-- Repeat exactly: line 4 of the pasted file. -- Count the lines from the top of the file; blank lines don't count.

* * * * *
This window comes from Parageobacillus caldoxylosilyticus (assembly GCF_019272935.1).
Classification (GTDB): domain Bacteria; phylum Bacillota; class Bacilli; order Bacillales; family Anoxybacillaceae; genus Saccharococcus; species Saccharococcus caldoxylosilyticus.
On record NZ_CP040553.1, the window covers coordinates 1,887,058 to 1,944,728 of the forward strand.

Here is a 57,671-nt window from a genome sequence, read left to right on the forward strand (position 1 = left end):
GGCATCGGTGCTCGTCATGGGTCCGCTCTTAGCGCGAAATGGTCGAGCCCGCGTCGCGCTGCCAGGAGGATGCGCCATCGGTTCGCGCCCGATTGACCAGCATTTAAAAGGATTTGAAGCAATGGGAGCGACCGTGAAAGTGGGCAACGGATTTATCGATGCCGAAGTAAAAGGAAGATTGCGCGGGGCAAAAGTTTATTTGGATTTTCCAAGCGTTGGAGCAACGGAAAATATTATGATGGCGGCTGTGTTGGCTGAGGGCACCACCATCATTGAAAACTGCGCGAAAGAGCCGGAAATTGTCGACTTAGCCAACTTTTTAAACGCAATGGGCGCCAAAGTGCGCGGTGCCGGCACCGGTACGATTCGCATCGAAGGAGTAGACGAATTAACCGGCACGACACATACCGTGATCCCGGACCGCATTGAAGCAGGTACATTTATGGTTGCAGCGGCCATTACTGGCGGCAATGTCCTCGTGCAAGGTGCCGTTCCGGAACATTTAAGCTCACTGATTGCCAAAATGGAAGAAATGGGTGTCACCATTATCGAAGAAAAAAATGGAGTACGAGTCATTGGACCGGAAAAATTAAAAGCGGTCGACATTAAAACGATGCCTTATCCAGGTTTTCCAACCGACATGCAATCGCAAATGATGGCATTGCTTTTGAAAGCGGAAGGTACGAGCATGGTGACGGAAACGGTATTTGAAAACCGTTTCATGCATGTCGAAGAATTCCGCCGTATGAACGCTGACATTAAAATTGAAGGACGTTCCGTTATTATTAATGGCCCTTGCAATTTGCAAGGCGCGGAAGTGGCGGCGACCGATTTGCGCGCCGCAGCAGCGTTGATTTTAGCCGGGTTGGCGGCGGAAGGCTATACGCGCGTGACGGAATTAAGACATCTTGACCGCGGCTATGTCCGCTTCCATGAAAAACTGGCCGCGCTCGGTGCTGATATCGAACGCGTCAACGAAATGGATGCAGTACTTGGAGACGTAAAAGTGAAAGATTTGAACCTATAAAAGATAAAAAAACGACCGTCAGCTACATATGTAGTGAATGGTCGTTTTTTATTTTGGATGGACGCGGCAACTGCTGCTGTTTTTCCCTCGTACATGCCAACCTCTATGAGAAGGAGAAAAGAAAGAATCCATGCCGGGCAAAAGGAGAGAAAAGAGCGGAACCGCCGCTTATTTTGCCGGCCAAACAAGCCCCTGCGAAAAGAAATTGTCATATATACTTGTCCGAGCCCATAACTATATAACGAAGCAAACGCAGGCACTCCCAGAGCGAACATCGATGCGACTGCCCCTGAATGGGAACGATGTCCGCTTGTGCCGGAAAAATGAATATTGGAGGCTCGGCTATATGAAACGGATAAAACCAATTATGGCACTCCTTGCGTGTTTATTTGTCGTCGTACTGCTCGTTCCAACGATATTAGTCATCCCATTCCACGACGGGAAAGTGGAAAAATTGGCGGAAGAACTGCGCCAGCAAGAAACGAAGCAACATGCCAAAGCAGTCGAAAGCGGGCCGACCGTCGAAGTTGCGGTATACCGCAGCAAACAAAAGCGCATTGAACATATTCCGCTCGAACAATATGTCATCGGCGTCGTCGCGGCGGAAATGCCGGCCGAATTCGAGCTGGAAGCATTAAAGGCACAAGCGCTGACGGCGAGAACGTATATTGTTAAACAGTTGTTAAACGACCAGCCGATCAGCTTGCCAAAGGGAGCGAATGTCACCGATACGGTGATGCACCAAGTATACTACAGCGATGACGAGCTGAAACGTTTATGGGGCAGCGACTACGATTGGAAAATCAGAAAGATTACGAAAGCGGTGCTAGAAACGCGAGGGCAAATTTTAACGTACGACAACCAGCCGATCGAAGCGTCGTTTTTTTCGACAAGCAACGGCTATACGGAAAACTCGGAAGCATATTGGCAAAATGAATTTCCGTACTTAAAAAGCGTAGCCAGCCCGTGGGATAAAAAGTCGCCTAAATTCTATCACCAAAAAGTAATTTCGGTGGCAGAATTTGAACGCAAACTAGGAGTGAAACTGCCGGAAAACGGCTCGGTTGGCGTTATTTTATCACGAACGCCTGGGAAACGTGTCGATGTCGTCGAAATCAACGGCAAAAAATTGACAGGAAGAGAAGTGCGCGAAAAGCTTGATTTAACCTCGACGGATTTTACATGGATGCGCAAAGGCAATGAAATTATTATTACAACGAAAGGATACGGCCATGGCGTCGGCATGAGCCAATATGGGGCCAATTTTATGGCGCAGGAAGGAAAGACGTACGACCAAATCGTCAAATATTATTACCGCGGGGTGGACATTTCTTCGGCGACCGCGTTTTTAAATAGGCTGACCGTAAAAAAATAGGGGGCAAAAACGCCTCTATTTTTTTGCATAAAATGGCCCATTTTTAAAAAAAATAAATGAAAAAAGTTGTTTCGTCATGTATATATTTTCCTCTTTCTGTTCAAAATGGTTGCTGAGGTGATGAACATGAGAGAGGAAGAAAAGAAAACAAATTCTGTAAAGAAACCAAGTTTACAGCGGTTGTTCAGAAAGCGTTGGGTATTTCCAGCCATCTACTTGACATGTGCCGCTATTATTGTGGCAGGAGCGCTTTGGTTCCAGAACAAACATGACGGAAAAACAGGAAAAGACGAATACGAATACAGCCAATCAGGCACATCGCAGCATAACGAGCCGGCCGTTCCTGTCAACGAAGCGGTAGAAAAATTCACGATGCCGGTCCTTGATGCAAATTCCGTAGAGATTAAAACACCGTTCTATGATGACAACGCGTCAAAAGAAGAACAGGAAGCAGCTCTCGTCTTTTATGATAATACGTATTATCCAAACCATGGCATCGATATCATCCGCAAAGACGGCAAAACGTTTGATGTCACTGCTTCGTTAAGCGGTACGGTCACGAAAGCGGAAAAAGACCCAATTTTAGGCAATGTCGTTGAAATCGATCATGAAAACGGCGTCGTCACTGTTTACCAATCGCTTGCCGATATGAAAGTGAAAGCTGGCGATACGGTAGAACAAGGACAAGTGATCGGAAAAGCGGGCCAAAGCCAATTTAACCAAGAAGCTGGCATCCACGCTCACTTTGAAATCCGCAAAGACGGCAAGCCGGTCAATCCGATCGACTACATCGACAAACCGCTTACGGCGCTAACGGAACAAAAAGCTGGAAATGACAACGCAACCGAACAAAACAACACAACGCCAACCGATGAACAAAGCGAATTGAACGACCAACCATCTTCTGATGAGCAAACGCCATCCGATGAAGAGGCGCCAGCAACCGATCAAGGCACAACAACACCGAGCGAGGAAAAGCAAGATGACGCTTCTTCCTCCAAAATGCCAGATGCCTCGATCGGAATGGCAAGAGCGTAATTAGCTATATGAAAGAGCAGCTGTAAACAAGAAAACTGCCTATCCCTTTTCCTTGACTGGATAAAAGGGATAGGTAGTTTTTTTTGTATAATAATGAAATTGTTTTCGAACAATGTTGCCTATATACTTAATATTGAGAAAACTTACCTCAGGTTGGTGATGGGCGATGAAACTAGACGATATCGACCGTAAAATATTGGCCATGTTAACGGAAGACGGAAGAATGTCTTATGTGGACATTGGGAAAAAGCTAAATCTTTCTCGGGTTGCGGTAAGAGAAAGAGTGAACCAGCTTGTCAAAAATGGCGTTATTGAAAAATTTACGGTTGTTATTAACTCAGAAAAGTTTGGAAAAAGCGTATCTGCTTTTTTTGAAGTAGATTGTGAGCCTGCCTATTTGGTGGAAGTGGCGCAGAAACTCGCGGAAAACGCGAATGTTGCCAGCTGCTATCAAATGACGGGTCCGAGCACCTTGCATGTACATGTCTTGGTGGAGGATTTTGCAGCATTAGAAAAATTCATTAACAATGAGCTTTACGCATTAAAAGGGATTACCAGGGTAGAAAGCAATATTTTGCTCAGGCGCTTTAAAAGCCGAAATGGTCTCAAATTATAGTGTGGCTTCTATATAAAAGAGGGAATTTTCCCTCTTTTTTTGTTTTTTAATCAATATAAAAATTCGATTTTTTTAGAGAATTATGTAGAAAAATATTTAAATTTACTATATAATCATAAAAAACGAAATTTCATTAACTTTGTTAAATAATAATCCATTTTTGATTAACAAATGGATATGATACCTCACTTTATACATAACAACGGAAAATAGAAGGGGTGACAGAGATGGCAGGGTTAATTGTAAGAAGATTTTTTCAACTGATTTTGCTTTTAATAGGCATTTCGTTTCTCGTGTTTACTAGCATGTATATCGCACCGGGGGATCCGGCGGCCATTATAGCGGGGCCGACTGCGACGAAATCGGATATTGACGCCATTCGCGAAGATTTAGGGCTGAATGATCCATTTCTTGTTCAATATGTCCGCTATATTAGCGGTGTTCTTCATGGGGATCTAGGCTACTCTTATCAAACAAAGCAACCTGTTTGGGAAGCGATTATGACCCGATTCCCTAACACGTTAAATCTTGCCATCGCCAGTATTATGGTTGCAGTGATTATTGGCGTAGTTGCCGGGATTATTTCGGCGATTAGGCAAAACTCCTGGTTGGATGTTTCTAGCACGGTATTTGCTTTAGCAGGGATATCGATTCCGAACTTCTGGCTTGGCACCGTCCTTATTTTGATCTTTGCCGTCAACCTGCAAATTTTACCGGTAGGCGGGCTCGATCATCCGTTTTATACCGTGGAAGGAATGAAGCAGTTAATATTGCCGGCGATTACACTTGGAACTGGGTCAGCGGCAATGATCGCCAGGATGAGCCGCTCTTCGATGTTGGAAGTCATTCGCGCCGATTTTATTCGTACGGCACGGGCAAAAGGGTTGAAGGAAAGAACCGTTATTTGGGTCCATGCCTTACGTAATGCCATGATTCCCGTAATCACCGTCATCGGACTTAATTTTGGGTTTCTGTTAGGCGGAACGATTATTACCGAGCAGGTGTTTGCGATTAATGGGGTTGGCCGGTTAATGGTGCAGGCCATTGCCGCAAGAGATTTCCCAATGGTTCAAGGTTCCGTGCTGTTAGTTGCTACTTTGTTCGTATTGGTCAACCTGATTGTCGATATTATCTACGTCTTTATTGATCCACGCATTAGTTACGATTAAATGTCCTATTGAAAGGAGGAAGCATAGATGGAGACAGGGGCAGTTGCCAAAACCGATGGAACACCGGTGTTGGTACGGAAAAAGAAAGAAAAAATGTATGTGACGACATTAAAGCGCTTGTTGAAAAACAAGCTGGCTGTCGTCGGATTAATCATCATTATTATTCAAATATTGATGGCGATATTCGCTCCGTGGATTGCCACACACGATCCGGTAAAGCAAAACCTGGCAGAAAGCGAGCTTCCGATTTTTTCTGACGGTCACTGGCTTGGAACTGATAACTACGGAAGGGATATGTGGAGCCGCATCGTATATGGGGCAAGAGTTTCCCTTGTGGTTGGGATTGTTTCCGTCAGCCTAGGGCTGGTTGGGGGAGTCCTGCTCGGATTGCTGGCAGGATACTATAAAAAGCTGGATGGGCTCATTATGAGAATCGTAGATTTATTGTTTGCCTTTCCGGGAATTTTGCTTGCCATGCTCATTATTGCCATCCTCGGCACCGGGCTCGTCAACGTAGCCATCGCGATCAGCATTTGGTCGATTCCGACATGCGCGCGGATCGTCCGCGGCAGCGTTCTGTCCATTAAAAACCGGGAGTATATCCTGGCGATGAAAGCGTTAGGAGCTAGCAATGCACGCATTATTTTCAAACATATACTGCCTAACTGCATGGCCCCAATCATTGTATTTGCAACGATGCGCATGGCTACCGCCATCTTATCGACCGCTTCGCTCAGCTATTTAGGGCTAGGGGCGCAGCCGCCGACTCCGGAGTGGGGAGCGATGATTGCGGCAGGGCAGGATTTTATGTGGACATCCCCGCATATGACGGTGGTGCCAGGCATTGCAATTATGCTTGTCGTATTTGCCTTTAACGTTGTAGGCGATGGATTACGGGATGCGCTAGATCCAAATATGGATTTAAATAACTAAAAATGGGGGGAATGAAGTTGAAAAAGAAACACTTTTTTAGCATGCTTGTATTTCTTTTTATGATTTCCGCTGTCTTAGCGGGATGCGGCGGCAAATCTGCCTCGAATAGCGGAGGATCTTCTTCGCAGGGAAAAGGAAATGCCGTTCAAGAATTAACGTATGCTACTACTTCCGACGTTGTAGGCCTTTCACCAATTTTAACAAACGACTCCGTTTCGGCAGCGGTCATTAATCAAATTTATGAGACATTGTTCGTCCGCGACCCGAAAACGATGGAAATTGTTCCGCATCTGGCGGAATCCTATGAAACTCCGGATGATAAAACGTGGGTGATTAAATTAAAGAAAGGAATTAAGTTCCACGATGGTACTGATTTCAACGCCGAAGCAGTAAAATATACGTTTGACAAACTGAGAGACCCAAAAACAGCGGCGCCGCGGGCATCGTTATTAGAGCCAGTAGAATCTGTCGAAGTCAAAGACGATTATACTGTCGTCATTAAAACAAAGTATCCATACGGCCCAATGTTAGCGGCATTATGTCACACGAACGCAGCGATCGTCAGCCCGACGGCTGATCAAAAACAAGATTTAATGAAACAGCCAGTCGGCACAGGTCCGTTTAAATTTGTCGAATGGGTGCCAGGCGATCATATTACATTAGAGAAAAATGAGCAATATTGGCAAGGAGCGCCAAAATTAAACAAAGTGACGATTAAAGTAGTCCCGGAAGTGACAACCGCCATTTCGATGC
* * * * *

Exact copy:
Here is a 57,671-nt window from a genome sequence, read left to right on the forward strand (position 1 = left end):